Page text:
Despite being anchored by cultural institutions like the Brooklyn Botanic Gardens and the Brooklyn Museum, Prospect Heights’ brownstone-lined streets have not always attracted the style set. But on a blue-sky Sunday morning, Tory Burch erected a high tea atop of the Beau-Arts Court’s seemingly transparent floor; mini quiches, boiled eggs and raspberry and cream cakes were served amid some English garden florals.
Guests were then invited to take their seats, most of whom had probably never attended one of the museum’s First Saturdays dance parties hosted regularly in the same room. Actors Emily Blunt and Alexandra Daddario were in attendance as was editor Anna Wintour, writer, producer and transgender rights activist Janet Mock and models Halima Arden, Karolina Kurkova and Leomie Anderson. (The latter was seen in the same traffic light tracksuit 10 hours later at the Tommy Hilfiger show. Models sure are busy this year in New York.)
Just days since the 22nd anniversary of the passing of Princess Diana, Tory Burch’s Spring /Summer 2020 collection drew inspiration from the 80s and the fashionable, short life of Diana Spencer – and in a far more chic and reverent way than Hailey Bieber’s recent ode to the Royal in Vogue Paris. “I have been fascinated [by Diana] since I was young,” Burch’s show notes read. “Clearly, she was a style icon, but I loved her fearlessness, her intelligence and, most of all, her humanity. She left a legacy of giving back that embodies what I admire most, one that has been instilled in our Foundation and company since the beginning.”
Set to music The Passions and Eurythmics, the opening look welcomed a delicate, white slip dress with blossom embroidery and lace-trimmed detailing. Charming and pretty, it was the perfect dress for an afternoon in the English countryside if you ever saw one. Soft, feminine, roomy silhouettes followed – some favouring a cinched waist – and flowed through the room’s ornate arches in splashes of melon, lavender and lemon. These were offset with warm bursts of red, bright yellow and electric blue in the heavier garment offerings. “This collection brings together English garden florals, a restrained volume and my own take on the Eighties,” said Burch. Soft balloon sleeving spelt the 80s icon to perfection – a muse even Virgil Abloh reimagined a few seasons ago – while billowy trousers and wide-legged palazzos would be fit for those luxury cruise ship soirees Burch’s parents would take her on as a child.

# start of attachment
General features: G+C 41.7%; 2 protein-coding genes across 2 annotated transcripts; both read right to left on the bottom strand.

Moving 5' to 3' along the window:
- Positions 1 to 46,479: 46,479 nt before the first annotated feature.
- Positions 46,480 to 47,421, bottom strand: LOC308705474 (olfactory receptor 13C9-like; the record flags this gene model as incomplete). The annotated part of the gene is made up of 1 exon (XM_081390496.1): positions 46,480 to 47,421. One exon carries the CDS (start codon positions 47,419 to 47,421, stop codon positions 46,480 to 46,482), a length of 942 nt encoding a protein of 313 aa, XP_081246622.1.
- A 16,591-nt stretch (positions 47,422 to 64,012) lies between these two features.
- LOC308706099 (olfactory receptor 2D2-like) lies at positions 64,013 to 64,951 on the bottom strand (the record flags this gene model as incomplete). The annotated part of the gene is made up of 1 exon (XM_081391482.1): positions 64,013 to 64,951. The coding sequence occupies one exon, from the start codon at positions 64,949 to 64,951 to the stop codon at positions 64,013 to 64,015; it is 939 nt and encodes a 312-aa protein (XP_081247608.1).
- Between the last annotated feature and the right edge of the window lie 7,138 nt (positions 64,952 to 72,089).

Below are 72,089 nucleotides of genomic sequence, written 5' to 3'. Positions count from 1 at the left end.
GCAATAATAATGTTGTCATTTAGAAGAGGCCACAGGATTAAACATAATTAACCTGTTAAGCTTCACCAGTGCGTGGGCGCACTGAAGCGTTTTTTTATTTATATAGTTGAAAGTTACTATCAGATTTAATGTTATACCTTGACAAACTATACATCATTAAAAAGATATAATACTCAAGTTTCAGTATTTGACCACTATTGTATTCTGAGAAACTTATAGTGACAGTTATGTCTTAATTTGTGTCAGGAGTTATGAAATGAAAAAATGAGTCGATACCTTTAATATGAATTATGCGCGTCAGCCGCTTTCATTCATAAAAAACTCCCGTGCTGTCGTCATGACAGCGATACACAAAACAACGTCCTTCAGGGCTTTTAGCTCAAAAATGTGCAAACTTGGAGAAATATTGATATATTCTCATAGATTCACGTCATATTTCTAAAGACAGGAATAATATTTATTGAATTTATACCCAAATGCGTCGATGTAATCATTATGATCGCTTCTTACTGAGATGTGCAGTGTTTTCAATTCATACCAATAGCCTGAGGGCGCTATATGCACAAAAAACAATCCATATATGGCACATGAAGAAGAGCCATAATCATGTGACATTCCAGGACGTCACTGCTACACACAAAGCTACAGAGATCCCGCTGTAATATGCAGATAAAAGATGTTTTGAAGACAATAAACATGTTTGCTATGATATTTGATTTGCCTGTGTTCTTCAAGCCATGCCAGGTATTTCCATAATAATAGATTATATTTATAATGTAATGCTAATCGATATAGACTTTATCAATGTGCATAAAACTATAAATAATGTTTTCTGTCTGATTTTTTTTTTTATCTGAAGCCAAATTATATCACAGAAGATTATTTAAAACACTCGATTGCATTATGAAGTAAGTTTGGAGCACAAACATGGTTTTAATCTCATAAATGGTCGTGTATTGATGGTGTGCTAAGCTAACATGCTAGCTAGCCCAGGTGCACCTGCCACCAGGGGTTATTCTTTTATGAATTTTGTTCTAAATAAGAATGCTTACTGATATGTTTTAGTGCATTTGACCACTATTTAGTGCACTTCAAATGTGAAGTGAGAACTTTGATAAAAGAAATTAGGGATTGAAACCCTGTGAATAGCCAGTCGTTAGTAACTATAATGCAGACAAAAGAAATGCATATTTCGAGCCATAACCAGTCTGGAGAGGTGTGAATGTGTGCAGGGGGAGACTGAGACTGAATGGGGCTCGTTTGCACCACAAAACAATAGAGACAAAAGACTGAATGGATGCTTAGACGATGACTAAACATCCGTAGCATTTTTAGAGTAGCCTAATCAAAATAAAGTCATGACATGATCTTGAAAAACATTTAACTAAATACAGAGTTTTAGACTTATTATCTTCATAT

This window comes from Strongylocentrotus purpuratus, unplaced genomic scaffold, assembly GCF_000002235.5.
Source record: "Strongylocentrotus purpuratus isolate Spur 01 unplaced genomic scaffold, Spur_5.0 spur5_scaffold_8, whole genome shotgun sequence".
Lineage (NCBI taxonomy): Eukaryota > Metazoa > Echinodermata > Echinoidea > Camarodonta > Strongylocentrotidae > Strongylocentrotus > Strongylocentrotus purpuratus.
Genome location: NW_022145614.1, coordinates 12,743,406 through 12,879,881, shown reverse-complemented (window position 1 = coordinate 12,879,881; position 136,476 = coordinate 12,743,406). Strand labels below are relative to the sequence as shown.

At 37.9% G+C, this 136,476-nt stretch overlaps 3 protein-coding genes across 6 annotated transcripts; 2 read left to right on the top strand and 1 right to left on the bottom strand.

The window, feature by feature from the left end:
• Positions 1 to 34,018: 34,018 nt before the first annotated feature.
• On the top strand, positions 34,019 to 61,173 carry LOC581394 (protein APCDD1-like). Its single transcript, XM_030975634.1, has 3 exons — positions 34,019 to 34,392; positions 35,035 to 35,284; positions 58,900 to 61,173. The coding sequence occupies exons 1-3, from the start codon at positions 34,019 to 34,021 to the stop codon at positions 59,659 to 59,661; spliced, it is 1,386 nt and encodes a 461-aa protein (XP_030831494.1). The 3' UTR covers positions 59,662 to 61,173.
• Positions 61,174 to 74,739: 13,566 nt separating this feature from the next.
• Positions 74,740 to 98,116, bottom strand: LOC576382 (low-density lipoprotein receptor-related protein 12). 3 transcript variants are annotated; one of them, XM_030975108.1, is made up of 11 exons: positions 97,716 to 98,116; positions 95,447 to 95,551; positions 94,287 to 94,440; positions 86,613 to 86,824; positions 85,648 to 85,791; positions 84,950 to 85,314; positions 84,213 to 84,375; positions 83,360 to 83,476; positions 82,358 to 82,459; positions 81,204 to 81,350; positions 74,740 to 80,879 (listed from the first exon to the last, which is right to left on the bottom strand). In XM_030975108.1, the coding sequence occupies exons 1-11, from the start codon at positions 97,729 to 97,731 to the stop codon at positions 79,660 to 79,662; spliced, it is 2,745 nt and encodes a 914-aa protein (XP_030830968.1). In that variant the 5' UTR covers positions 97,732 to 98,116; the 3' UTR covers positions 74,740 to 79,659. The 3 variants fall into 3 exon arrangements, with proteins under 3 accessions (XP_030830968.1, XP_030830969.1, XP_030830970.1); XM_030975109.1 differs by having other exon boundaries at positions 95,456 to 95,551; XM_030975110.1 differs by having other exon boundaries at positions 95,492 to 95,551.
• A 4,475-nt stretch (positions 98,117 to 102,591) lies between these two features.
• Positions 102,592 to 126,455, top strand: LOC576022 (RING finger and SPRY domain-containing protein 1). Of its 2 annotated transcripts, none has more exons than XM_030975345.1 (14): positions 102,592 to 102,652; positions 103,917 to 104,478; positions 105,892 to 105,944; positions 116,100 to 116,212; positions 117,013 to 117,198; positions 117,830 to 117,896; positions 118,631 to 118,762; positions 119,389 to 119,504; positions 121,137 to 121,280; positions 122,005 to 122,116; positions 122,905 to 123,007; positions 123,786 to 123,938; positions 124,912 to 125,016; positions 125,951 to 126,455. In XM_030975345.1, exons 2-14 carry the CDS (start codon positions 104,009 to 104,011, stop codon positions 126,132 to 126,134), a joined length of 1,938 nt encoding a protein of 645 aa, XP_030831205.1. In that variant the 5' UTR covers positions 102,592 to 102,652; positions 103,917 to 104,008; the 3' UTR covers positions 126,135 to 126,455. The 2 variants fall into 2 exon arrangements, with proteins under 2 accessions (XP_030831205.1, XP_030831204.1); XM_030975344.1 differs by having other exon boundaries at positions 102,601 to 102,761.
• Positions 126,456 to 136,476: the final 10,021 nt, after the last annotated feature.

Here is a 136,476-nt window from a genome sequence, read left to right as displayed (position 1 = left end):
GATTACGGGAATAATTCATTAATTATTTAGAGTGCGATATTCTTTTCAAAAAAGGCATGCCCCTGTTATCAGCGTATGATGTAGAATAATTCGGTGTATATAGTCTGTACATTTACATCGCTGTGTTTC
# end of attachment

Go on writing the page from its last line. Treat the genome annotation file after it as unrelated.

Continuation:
Perhaps though the most obvious Diana look – beyond the pouffy sleeve and pussy bow offerings – was Burch’s white blazer and black collar. In the late 80s, Diana teamed a monochrome Bruce Oldfield suit with a matching black headband as she arrived at the 1986 Expo in Vancouver, Canada. Like Diana, Redken adopted a coifed look for the hair and Burch teamed with pearl drop earrings.
During interviews with media, Burch has been very careful when explaining how concentrated the alignment between Diana and her SS20 collection is. “Taking on a big subject like Diana Spencer is risky,” Burch told WWD. “We had to tread lightly; we didn’t want to be too literal.”
While subtle in her approach, Burch definitely curated a regal mood with many of the front row speaking in a quiet, reverent tone and seated up-straight as though they’d just finished an elocution lesson. Many however did have their legs crossed, a big no-no at Buckingham Palace – but one Princess Diana would have excused and maybe even smiled at behind her blunt blonde fringe and pouffy puff sleeve.
In another life, she may have even danced at a First Saturdays party too.